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State v. Torres

New Jersey Superior Court, Appellate Division

June 11, 1998


Before Judges Shebell, D'Annunzio and Coburn.

The opinion of the court was delivered by: Shebell, P.j.a.d.

[9]    Submitted May 28, 1998

On appeal from the Superior Court of New Jersey, Law Division, Hudson County.

Defendant, Luis Angel Torres, and a co-defendant, Luis Gamboa, were charged as juvenile offenders arising out of an armed robbery and murder that took place on September 6, 1991, at the D'Oro Jewelry Store in Union City. Upon the State's motion for waiver of juvenile jurisdiction seeking to try them as adults, a hearing was conducted on January 22, 23, and 24, 1992. At the completion of the hearing, the Judge ordered both juveniles waived to adult court.

Torres and Gamboa were indicted on March 4, 1992, as follows:

count one, knowing or purposeful murder (N.J.S.A. 2C:11-3(a)(1) or (2)); count two, felony murder (N.J.S.A. 2C:11-3(a)(3)); count three, armed robbery (N.J.S.A. 2C:15-1); count four, possession of a handgun for an unlawful purpose (N.J.S.A. 2C:39-4(a)); and count five, possession of a handgun without a permit (N.J.S.A. 2C:39-5(b)).

The two were tried separately. Defendant was tried first. On June 10, 1993, the trial Judge held a Rule 8 (now N.J.R.E. 104(c)) hearing to determine the admissibility of:

(1) statements made by defendant to Joel Maestre, a correction's officer at the Hudson County Youth House; and (2) the statement defendant gave to police on the night of his arrest. At the Conclusion of the hearing, the Judge ruled that both statements were admissible. Defendant's jury trial lasted six days and concluded on June 22, 1993, when the jury returned a verdict convicting defendant on all counts.

On August 4, 1993, defendant was sentenced to a term of life imprisonment with a thirty-year parole ineligibility period on count one, a term of eighteen years with a six-year parole ineligibility period on count three, *fn1 and a term of five years on count five. The sentences were to run concurrently. For sentencing purposes, the judge merged count two into count one and count four into count five.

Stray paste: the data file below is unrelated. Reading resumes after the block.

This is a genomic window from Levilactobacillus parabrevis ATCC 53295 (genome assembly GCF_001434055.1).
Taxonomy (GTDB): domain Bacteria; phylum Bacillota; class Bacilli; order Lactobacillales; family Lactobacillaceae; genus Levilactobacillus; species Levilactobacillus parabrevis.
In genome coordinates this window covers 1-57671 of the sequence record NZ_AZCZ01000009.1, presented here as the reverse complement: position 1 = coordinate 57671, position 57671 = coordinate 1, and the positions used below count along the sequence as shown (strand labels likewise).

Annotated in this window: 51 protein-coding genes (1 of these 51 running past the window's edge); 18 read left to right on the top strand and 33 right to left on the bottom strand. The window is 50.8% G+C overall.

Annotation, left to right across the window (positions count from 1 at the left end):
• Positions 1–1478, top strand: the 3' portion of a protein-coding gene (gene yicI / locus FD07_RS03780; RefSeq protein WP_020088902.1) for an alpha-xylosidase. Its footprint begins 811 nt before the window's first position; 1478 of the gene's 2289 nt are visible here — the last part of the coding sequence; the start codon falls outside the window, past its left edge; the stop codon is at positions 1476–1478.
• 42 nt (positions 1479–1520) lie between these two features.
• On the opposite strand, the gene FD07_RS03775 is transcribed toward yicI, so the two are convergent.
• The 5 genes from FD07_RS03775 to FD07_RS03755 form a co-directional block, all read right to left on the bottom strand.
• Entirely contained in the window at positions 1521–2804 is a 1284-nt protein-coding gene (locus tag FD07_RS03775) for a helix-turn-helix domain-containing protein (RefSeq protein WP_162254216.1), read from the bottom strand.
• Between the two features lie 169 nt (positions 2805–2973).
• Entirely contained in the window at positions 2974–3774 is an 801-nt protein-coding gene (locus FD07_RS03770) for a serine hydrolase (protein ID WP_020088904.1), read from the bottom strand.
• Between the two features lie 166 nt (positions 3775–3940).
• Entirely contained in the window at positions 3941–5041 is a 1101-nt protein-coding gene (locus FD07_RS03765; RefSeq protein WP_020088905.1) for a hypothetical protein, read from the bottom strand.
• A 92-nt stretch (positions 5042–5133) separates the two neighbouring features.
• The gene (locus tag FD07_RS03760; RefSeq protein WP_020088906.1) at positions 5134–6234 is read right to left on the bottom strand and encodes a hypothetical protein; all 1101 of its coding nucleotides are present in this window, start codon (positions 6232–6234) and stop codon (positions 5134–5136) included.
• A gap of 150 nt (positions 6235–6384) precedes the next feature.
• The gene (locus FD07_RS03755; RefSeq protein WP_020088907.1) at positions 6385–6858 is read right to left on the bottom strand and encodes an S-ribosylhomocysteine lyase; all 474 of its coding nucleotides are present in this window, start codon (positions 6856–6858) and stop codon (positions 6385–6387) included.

Defendant appeals, raising the following legal arguments:







A. The Prosecutor Commented on Defendant'sPost Arrest Silence.

B. The Prosecutor Misstated The Law,Appealed To Emotion and Denied DefendantThe Presumption Of Innocence.

C. The Prosecutor's Argument That TheBallistics Testimony And Other PhysicalEvidence Proved That Gamboa Was TellingThe Truth Amounted To Testifying By TheProsecutor As A Ballistics And Crime Reconstruction Expert, Was Based OnFacts Not In Evidence, And Resulted InElaborate And Improper Vouching ForGamboa's Credibility By The State. (Not Raised Below).

D. The Prosecutor's Argument That The StateHad Made No Plea Agreements or Promisesto Gamboa In Exchange for His StatementAnd Testimony, Inviting The InferenceThat Gamboa Therefore Had No Interest In The Outcome Of This Trial, WasMisleading. In Addition Such StatementsAmounted To Elaborate Vouching For TheCredibility Of Gamboa. (Not Raised Below).

E. The Prosecutor Suggested to the JuryThat Their Duty Was To Convict TheDefendant. (Not Raised Below).

F. The Prosecutor Misstated The Testimony.

G. The Prosecutor's Representation That TheAutopsy Photographs ConstitutedEyewitness Testimony Was Improper.

H. The State Elicited Testimony Concerning Defendant's Impecuniosity. (Not RaisedBelow).

I. The State Elicited Testimony FromDefendant Characterizing A State'sWitness As A Liar.



A. The Trial Court's Instruction To TheJury On "Expectation of Benefit" WasTotally Inadequate Since The Model JuryCharge On Accomplice Liability Was Required.

B. The Trial Court Should Have Sua Sponte Instructed The Jury That The State HadThe Authority To Offer Gamboa A PleaAgreement Or Sentence Reduction AfterDefendant's Trial.



A. The Instruction On Duress.

B. The Accomplice Liability InstructionErroneously Allowed The Jury To FindAccomplice Liability Based On EitherShared Intent Or Actual Participation.

C. The Accomplice Liability InstructionErroneously Allowed The Jury To FindAccomplice Liability Based On A KnowingRather Than A Purposeful State Of Mind.